Cara Tolmie: Pley
Spike Island, Bristol
13 April - 16 June 2013
Review by Phil Owen
There are three key elements to ‘Pley’, Cara Tolmie’s enveloping new film installation: a loosely-alluded-to workshop, a room, and an actress. Each of these elements, however, defies straightforward identification. The workshop is only partially described by its participants as they are interviewed by the artist - who seems to have designed the tasks undertaken - and could be anything from a performer’s warm-up to a faintly sinister psychological experiment (‘you haven’t said we can’t do this, so’ maybe we can’). The room could be the interior of the structure in the background of the interview scenes, and though brightly decorated, it is strewn with piles of sand and gravel, as though the elements of its construction were dissolving back in to their original materials. It could also be the location of the workshop, but we see no direct evidence. The performed role of the actress, its inhabitant, is only exposed once she begins her second, then third telephone conversations in radically different accents.
The idea of a veiled comprehension of the world around us is richly addressed here - how our comprehension of reality is shaped or limited by our individual subjectivities, particularly as mediated through language (the performativity of language is an on-going concern in Tolmie’s practice). The work’s title itself is a phonetic misspelling of the word used to describe how children create imaginary scenarios in imitation of the world, to practice their roles within it. The actress (or pley-er’) despite her surfeit of voices, is by far the most convincing and ‘natural’ figure in the film, compared to the interviewees. But, in turn, their moments of hesitance and awkwardness lead me to wonder whether their mannerisms are to be viewed as the result of self-consciousness at being filmed, their normal behaviour isolated out of context and thus made odd, or possibly an am-dram attempt to convey uncertainty, for the camera. The room might be interpreted as a sort of pre-verbal space, Tolmie implying that we have never quite come into a fully reciprocal relationship to the outside world - the actress misappropriates kitchen utensils to mould the sand and gravel, while her conversations on the telephone are heard only as one-sided, a directionless interior monologue rather than a conversation.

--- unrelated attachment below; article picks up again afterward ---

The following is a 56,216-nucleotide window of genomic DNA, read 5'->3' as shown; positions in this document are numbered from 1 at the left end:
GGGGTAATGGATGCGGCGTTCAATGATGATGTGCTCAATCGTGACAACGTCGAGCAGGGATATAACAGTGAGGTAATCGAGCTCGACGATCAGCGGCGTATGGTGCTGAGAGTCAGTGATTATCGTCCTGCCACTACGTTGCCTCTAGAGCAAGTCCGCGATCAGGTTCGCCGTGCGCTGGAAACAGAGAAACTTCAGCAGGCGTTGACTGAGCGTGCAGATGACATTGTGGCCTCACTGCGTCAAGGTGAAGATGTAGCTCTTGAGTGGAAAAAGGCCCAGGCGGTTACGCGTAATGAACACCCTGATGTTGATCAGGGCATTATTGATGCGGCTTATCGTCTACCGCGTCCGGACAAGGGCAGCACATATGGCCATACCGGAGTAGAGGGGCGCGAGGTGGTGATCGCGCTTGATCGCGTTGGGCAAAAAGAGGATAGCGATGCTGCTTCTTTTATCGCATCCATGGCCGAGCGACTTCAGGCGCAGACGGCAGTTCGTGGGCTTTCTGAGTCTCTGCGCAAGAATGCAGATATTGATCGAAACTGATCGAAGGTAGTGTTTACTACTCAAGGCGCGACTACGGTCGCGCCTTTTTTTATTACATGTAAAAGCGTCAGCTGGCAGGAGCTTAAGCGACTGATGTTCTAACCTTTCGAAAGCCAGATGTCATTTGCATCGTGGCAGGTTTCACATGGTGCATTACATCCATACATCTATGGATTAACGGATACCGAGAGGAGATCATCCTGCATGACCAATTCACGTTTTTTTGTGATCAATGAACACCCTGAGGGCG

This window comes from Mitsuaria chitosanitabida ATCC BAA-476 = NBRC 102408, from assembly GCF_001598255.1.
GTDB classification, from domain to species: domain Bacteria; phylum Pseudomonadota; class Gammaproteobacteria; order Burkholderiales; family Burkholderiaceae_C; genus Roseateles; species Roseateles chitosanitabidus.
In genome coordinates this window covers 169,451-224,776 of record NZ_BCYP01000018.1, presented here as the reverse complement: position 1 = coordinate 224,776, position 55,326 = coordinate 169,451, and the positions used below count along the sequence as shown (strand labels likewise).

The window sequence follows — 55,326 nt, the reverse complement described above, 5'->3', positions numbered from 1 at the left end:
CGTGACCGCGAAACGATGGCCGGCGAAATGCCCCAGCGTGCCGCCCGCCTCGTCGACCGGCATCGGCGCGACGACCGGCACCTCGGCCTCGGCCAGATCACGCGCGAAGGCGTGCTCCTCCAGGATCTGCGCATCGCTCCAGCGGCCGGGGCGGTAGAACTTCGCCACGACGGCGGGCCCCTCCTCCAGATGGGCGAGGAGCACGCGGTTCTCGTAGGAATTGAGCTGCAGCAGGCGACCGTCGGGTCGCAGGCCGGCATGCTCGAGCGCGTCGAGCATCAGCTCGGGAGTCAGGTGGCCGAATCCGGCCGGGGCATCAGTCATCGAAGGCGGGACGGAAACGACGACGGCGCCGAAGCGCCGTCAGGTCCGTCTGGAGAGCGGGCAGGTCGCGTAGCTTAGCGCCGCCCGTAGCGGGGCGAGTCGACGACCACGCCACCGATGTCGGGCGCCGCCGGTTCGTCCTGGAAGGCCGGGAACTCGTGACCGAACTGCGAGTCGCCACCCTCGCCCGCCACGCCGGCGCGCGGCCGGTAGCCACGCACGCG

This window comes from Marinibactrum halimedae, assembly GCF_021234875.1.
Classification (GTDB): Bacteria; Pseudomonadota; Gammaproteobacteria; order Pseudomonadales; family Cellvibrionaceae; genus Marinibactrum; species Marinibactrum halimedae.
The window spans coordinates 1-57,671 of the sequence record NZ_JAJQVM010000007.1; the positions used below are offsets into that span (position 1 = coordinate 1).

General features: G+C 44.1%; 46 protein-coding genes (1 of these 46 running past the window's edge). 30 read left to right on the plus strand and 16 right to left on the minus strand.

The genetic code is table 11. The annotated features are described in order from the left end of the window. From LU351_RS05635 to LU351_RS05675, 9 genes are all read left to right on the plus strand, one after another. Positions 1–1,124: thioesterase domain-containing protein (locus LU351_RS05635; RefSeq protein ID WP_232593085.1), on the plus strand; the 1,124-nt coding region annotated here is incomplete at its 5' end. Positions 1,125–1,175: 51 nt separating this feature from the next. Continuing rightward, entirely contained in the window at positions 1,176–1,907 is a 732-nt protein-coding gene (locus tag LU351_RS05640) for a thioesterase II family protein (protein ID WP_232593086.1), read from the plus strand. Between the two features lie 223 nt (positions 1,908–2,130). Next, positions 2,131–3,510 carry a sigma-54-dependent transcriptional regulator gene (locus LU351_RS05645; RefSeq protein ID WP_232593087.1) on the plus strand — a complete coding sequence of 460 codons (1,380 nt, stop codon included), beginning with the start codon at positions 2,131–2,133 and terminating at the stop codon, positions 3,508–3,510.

It could be that the poststructuralist interpretation of the nature of speech and description leads to a kind of stasis or flatness here, rather than the playfulness or co-negotiation that the title implies. ‘I think the feelings were connected to this experience, but obviously, I can’t be sure’ states a voice over. The shifting, mediated nature of subjectivity and how it is communicated might make it unreliable, but it would be wrong to underestimate its agency.